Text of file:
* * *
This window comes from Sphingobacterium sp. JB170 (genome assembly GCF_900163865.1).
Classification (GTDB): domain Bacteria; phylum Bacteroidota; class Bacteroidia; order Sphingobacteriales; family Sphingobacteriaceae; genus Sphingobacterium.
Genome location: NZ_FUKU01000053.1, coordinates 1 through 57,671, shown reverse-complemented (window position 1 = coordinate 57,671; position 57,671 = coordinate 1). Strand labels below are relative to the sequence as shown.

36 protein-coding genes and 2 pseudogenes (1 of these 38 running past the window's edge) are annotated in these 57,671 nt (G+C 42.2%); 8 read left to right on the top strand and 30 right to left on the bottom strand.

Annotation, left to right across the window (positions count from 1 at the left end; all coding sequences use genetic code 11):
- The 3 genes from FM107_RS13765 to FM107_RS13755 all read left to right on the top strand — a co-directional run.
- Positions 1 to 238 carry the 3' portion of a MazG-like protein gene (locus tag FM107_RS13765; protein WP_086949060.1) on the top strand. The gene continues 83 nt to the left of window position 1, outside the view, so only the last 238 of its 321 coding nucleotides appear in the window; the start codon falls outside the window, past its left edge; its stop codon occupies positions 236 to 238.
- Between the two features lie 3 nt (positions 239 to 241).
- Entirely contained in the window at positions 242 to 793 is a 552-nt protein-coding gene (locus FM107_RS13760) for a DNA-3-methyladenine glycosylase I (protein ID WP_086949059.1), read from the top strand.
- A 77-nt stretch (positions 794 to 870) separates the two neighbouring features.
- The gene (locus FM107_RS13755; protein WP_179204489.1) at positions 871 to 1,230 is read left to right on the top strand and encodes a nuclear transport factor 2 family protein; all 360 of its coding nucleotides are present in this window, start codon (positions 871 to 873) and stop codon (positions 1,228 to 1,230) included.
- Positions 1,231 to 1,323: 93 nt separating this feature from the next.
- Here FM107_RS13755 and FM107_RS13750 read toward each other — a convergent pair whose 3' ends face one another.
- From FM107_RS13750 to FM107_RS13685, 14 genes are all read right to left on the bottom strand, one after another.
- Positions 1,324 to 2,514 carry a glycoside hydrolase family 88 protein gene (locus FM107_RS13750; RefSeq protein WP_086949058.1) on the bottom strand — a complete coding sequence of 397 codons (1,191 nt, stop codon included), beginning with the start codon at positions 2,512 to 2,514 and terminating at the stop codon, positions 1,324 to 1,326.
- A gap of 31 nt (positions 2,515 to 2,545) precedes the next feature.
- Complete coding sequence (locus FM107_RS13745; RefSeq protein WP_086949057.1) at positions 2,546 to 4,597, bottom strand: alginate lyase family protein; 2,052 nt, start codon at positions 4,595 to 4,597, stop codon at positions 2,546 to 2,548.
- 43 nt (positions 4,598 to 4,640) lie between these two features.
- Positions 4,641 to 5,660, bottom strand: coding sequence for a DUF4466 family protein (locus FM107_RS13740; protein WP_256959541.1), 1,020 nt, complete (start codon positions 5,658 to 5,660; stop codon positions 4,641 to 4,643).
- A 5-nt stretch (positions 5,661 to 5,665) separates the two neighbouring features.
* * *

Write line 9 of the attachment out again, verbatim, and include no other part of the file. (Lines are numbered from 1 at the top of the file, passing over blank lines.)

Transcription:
- Entirely contained in the window at positions 242 to 793 is a 552-nt protein-coding gene (locus FM107_RS13760) for a DNA-3-methyladenine glycosylase I (protein ID WP_086949059.1), read from the top strand.